The current Swiss Insurance Contract Act (Versicherungsvertragsgesetz, VVG) prohibits retroactive insurance. Therefore, an insurance contract is usually void if the risk no longer exists or the feared event has already occurred before the contract is concluded (Article 9 VVG).
The Swiss Supreme Court (Bundesgericht) recently decided whether the ban on retroactive insurance applies only to new contracts or also to reinstatements of suspended insurance contracts (judgment of April 2, 2012, 4A_580/2011). While the case dealt with daily benefits insurance, the ban on retroactive insurance applies to other types of insurance as well. The court’s findings, therefore, can be transferred to liability insurance.
Facts of the Case
The policyholder had been insured under a daily benefits insurance contract since May 2004. He did not pay the premium for the period from July to December 2006, which was due in June 2006. The insurer sent a reminder on September 4, 2006, requesting that the policyholder pay the premium due within 14 days or face the consequences of default. The policyholder paid the premium on May 29, 2007, and began inpatient treatment for mental illness on this same day.
In July 2007, the policyholder claimed daily benefits from the insurer based on incapacity for work due to mental illness that had existed since November 2006. The insurer denied payment because of the gap in coverage from September 19, 2006, to May 29, 2007.
The policyholder sued the insurer under the daily benefits insurance contract and partially prevailed in the proceedings before the Cantonal Court, specifically regarding the daily benefits for the period of time after May 29, 2007. The insurer then filed an appeal to the Supreme Court and applied for dismissal of the case in total.
Supreme Court Findings
The Supreme Court found that the insurer had no duty to pay since payment would mean a breach of the ban on retroactive insurance.
According to Article 20 Paragraph 1 VVG, the insurer reminded the policyholder to pay the premium due within 14 days (by September 18, 2006). Because the payment was not made until May 29, 2007, the insurance ceased to be in effect on September 19, 2006, according to Article 20 Paragraph 3 VVG. Since no payment was made within two months to resume the insurance coverage, a rescission of the insurance contract is assumed according to Article 21 Paragraph 1 VVG. Thus, the contract expired by law.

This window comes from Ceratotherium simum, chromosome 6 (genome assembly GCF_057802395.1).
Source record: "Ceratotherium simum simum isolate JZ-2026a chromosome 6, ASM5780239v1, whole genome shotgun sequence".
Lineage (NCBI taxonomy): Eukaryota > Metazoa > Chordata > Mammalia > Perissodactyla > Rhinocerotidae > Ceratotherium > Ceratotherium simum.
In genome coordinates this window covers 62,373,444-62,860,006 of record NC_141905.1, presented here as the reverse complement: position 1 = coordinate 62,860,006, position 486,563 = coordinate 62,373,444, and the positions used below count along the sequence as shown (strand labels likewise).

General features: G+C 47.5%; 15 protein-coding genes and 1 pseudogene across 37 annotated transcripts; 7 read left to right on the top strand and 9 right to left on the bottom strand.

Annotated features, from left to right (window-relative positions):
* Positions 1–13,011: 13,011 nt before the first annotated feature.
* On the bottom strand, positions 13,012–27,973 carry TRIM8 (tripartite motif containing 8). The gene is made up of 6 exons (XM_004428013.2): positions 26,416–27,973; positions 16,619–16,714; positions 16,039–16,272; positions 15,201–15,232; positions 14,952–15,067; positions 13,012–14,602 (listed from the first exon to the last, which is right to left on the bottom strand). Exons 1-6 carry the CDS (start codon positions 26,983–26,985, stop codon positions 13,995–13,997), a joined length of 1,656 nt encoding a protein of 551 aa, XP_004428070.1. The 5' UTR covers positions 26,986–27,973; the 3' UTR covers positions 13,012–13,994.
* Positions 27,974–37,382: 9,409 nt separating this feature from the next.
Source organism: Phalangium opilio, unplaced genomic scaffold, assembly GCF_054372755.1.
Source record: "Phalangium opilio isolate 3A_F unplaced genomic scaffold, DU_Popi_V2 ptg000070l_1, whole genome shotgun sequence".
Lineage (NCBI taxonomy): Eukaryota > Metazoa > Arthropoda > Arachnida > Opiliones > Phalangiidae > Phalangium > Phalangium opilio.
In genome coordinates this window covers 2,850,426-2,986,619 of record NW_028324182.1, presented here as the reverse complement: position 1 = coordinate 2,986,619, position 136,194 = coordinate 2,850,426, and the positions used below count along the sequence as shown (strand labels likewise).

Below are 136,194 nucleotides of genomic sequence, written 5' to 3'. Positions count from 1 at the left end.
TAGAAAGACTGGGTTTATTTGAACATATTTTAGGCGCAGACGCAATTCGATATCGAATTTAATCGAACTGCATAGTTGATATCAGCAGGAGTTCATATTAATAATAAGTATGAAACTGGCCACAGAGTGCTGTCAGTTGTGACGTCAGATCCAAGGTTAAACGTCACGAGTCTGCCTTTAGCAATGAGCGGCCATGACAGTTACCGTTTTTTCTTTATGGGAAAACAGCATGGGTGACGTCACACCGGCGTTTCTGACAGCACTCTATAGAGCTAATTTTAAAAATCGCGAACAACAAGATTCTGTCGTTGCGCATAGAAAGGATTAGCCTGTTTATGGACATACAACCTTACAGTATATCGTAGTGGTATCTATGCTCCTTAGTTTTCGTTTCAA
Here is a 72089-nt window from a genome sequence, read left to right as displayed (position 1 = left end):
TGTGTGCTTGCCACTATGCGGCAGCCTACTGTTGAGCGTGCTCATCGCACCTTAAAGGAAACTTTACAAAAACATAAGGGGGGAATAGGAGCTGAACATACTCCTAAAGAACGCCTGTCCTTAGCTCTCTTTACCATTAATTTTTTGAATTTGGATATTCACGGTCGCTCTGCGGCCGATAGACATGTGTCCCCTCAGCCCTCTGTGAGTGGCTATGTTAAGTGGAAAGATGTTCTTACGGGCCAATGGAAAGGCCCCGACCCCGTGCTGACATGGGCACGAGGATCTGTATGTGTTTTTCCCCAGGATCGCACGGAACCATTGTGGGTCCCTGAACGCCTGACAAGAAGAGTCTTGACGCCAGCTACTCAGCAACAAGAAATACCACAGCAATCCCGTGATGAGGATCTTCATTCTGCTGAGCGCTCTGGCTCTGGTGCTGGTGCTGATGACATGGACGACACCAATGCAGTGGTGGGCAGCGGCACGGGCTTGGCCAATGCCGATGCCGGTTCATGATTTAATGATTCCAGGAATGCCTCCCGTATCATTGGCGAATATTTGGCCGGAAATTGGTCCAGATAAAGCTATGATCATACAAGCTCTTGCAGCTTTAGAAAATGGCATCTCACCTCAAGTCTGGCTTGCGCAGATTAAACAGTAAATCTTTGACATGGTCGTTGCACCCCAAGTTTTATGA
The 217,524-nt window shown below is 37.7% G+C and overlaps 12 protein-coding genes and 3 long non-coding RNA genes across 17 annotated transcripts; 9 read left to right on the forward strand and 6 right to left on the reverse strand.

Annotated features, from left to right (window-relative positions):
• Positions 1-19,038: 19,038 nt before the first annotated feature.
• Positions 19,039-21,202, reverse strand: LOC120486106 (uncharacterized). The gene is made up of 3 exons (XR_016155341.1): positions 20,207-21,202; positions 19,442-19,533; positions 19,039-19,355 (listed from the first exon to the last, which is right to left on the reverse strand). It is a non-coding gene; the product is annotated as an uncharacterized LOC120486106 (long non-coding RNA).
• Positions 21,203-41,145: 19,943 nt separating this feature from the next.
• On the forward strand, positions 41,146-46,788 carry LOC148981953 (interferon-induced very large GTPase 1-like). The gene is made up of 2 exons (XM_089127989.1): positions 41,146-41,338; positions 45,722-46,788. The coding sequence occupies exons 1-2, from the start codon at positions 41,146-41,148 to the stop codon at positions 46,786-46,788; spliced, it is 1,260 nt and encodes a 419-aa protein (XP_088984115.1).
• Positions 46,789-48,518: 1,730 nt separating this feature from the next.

Coverage is revived if the insurer accepts a subsequent payment of the premium, according to Article 21 Paragraph 2 VVG. The coverage is revived in the moment when the outstanding premium is paid together with interest and costs. In the case at hand, this occurred on May 29, 2007. However, the Supreme Court decided that Article 21 Paragraph 2 VVG refers only to Paragraph 1. Therefore, the coverage is only revived if payment occurs within a period of two months.
Since the premium was paid after the expiration of the two-month period, the old contract was not reinstated. Rather, a new contract was concluded with the same conditions that were contained in the old contract, meaning the original agreement was restored but only for the future.
According to Article 9 VVG, the insurance contract is void if the “feared” event has already occurred before the contract’s conclusion. The insured risk must refer to a future event. Retroactive insurance that provides coverage for existing events is inadmissible even if the existing event is not known.
The Supreme Court clarified that the ban on retroactive insurance applies not only to a contract conclusion but also to an alliteration or reinstatement of a contract. If the contract ceases to be effective because of premium in arrears and the “feared” event occurs before the contract is revived, the contract cannot be continued without further ado (Article 20 Paragraph 3 VVG). It is also not admissible that an expired contract is concluded just after a subsequent receipt of the outstanding premium if the “feared” event has already occurred (Article 21 Paragraph 1 VVG).
The Supreme Court referred the case back to the Cantonal Court for a new decision with these considerations in mind.
The Supreme Court clarified that the ban on retroactive insurance applies to all contract instances, such as conclusion, alliteration or reinstatement of a contract.
However, the VVG is being revised currently, and part of the revision deals with the permissibility of retroactive insurance. This revision is still in progress, so it remains to be seen whether there will be a significant modification of the final draft of the new VVG. It is likely that the ban on retroactive insurance will not remain in the new VVG.
According to Article 130 of the final draft of the new VVG, the new VVG will be applicable to the conclusion or alliteration of a contract that takes place after this revised act has come into effect. Therefore, the judgment for this case is only important for cases in which the conclusion, alliteration or reinstatement of a contract takes place before the new VVG becomes effective.
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